This cruel and inhumane treatment continued once the ship made port in Mobile, with gruel being served in wooden troughs.  After that they were dressed in clothing made from feed sacks and, still chained, forced to walk to the slave market, for sale to the highest bidder.  The captain of the Clotilda was paid about $1000 per captive (later, he scuttled the ship to hide what was a crime under the 1860 laws of the U.S. government).

As always happened at these slave markets, wives were separated form the husbands, and children separated from their parents.  All of them were sold off as if they were so much cattle.  All of them were destined to live out their lives in brutal servitude, working under the blazing Alabama sun, while picking cotton--the money crop-- and making their enslavers rich.  Adding to their burden, the enslaved Africans lived without hope of ever returning to their African homeland.


When the Civil War ended, they were released from bondage, but forever after tolerated as objects of ridicule and contempt.  Under these conditions, the survivors of the Clotilda slave ship continued to work the land of their former enslavers--with little or no pay.

A few managed to earn money by selling in town what they were allowed to grow.  Some saved enough money to buy a small plot of land, on which to build a small cabin, plant crops, raise chickens, and live independently.  Ironically, their homes and farms were neater and better organized than the homes and farms of their former enslavers.

If they became too successful, their former enslavers were quick to attack and destroy, and steal whatever gains they possessed.  As always, this was happened in the dead of night.  These African-Americans somehow managed to survive the persecution, and eventually unite in a town of their own creating, called Africatown.  Some of the womenfolk united  to create a cottage industry of weavers, that produced intricate and beautiful quilts (sewn together from rags and cast-off garments) which they sold.  Today, some of these very quilts are now on display in the Smithsonian Museum, in Washington D. C.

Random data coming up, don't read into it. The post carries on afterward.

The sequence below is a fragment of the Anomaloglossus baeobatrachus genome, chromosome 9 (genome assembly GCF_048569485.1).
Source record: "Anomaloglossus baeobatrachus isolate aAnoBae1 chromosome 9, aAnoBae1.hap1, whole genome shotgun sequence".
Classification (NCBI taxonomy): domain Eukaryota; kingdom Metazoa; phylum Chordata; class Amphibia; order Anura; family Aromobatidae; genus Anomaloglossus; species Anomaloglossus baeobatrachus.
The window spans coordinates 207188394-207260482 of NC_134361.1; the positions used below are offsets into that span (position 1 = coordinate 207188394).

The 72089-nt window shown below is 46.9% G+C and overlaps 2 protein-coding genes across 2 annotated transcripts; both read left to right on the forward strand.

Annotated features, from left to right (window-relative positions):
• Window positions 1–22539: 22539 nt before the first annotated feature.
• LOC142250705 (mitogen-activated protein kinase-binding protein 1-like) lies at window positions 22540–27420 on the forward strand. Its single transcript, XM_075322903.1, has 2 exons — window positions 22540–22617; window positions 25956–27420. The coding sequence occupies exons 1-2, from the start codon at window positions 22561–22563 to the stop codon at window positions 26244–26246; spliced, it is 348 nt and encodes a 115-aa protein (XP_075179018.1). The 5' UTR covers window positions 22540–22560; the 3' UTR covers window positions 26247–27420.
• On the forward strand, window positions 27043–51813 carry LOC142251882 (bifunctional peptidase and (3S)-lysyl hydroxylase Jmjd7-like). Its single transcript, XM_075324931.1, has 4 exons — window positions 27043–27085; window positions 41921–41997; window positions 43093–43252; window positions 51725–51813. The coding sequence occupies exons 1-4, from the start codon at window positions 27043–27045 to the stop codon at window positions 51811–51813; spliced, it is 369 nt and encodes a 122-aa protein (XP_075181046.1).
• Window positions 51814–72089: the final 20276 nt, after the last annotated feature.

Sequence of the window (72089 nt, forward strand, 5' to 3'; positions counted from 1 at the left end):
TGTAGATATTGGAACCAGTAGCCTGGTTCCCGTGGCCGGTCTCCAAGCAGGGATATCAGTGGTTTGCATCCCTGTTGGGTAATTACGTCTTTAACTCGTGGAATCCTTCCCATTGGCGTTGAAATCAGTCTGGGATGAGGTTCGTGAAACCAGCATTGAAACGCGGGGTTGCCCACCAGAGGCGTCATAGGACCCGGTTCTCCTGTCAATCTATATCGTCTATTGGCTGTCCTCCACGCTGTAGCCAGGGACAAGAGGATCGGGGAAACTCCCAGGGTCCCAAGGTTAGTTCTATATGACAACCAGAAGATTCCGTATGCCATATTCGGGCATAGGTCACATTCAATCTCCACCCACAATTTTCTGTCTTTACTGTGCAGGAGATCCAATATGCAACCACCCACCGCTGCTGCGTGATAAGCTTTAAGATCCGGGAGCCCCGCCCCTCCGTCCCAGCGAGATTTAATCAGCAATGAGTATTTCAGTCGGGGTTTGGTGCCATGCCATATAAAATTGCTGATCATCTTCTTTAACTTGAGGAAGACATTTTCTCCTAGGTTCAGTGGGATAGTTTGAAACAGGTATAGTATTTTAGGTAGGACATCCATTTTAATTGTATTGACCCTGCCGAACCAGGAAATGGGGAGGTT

In the late 1880s and early 1900s, having learned about the Clotilda slave ship and its survivors, Northern reporters arrived in Alabama to learn more about who they were and how they lived.  What they discovered was a people that was sad, but determined to survive, while still harboring hope of returning to their African home.  Indeed, most well-remembered how much better off their lives had been living in Africa.  They also remembered vividly their capture and tortuous overseas journey to America, so much so one of them drew a map of their march from Tarkar to the slave market at the port of Ouidah.  Several photos were taken, photos that revealed their quiet dignity and resilience to the hardships of living in the Jim Crow South.  Photos were also taken of their homes, and the quilts they had made.

Many of these reports and photos were published in books and magazines, which proved embarrassing to Alabama's white citizenry, many of whom still clung to the fiction that African slaves were happier and better off living as slaves.  Indeed, they too wrote stories for publication, about what they described as the idyllic lives of enslaved Africans.

Many of the Clotida survivors outlived their captors, and lived well into their nineties.  Some produced heirs who would grow up and serve in the civil rights movement of the 1960s.  Some of these heirs would participate in the famed civil rights march from Selma to Mobile, not far from where the Clotilda slave ship made port, in 1860.